Is flimflammery, like jazz, a pure product of America? So wonders New Yorker poetry editor Young (Blues Laws: Selected and Uncollected Poems 1995-2015, 2016, etc.), adding another Americanism to the mix: Jim Crow.
For whatever reason, Americans have always thrilled at being conned: thus televangelists and bullshit artists. Thus Herman Melville’s great novel The Confidence-Man, and thus the result of the most recent presidential election. By Young’s vigorous, allusive account, the suckerdom whose numbers are added to every minute has no end of choices when it comes to shopping for bunkum. What makes this book a valuable addition to the literature—otherwise, it might just be an update to Daniel Boorstin’s half-century-old study The Image—is Young’s attention to the racial component: P.T. Barnum built his fortune, after all, on the backs of people like Joice Heth, billed as a supposed 161-year-old wet nurse to George Washington, and putative cannibals from the South Pacific, and the like. Much bunkum had to do with the clash of cultures and races, from the mundane to the fabulous. Young’s wide-ranging text takes in not just circus sideshows, but also the literary/journalistic fabulations of JT LeRoy, Stephen Glass, Jayson Blair, Lance Armstrong, and other exemplars of what Young calls the “Age of Euphemism.” Oh, and Rachel Dolezal, too, who infamously tried to pass as black not so long ago: “Did Dolezal really fool those black folks around her? I have a strange feeling she didn’t, that many simply humored her. You have to do this with white people, from time to time.” If that doesn’t stir up identity-politics conflict, then nothing will….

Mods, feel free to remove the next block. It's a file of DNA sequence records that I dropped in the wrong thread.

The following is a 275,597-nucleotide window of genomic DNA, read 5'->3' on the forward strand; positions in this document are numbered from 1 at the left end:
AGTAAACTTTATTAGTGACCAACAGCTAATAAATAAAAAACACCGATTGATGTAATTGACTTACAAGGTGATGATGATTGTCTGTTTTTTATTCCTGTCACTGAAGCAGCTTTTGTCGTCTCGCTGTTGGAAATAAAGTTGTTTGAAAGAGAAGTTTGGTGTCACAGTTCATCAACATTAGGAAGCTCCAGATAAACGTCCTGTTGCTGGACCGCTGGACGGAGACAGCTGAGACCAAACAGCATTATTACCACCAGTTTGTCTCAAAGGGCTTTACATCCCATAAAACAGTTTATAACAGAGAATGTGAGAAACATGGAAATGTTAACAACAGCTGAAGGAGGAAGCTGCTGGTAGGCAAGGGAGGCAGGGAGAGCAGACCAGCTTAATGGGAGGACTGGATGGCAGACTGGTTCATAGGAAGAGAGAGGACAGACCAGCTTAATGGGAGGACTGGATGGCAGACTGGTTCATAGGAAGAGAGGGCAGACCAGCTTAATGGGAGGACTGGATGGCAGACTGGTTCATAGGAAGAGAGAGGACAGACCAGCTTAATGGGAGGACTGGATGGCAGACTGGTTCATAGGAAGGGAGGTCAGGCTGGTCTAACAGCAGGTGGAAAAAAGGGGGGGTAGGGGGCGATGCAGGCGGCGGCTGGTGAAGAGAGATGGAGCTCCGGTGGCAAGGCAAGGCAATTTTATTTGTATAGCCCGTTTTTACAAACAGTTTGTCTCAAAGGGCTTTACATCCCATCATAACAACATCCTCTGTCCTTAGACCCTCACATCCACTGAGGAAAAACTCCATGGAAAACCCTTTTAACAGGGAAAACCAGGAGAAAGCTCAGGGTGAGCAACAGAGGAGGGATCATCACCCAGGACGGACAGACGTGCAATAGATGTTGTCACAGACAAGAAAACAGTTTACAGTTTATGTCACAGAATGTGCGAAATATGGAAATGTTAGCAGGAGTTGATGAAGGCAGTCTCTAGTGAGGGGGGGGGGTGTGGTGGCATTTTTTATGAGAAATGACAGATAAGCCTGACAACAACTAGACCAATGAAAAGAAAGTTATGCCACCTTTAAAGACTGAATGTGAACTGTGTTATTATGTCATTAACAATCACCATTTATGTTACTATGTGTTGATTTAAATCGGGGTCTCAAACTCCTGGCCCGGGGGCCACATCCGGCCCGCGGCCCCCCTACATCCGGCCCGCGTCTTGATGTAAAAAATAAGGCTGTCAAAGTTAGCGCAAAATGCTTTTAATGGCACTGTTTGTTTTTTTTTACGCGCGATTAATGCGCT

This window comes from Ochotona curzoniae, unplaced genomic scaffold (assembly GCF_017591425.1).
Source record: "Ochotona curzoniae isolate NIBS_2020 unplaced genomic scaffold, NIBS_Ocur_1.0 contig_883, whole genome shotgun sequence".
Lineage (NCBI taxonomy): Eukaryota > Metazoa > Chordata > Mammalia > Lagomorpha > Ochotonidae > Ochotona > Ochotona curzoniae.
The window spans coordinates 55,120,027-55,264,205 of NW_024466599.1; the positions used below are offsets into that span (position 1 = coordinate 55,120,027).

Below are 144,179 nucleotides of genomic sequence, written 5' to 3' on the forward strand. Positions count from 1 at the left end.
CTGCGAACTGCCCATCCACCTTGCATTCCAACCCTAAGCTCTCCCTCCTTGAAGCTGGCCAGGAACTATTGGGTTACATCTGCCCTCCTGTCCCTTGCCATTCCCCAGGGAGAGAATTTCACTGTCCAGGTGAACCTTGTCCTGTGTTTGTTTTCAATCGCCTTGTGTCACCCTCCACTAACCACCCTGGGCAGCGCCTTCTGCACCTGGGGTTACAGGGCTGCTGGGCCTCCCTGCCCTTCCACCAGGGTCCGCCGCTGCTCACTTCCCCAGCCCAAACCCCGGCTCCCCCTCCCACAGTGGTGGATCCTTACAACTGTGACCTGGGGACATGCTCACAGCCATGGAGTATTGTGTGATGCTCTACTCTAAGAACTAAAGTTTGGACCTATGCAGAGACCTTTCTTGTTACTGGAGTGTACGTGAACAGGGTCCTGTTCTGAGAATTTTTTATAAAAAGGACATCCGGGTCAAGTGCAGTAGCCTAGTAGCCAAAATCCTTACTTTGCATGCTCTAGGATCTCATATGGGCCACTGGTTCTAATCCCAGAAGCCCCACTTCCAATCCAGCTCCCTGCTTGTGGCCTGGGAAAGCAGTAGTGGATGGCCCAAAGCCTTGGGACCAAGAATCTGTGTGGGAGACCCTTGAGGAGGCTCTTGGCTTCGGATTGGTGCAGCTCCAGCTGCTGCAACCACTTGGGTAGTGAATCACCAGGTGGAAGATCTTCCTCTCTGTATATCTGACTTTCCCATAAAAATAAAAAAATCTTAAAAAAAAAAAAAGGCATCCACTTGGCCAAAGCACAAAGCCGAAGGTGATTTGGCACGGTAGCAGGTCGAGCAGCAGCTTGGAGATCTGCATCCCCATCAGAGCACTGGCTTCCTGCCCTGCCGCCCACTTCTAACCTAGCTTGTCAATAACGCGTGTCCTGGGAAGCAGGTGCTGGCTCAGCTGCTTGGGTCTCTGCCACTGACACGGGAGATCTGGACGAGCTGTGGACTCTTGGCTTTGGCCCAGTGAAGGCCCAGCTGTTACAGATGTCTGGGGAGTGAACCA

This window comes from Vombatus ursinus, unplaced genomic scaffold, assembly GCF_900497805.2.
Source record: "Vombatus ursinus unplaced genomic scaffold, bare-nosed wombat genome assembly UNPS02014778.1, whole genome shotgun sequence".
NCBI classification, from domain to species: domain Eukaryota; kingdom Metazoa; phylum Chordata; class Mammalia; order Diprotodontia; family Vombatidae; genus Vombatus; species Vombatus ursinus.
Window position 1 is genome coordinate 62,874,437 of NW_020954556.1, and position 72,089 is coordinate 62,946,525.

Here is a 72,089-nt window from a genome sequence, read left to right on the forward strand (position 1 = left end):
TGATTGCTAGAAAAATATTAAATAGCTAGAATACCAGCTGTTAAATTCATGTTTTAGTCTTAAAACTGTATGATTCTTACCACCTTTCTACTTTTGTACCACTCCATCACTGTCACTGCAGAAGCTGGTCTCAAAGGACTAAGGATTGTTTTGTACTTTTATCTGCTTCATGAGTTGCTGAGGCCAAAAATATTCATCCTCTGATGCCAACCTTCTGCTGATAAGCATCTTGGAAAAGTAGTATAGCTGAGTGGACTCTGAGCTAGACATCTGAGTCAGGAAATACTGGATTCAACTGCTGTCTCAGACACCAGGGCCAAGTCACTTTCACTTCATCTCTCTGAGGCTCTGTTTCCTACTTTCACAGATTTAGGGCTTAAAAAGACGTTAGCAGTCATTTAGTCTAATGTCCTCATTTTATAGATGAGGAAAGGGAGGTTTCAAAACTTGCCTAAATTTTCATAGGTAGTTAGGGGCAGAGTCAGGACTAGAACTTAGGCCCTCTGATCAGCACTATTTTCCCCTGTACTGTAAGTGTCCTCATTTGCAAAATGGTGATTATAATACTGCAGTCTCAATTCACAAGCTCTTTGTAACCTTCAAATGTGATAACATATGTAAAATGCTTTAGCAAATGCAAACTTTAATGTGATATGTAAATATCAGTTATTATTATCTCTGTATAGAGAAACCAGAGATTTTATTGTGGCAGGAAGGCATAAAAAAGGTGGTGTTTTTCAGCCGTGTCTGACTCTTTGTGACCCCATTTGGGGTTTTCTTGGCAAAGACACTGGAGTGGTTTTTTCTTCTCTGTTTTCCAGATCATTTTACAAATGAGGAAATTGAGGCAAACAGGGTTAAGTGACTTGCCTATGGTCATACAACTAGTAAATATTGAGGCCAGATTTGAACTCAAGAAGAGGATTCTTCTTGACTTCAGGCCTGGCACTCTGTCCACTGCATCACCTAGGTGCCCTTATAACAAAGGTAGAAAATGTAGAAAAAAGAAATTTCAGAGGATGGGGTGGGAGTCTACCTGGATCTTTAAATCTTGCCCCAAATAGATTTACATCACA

A little harsh here, a little overstated there, but all in all a fascinating, well-researched look at the many ways Americans hoodwink each other, often about race.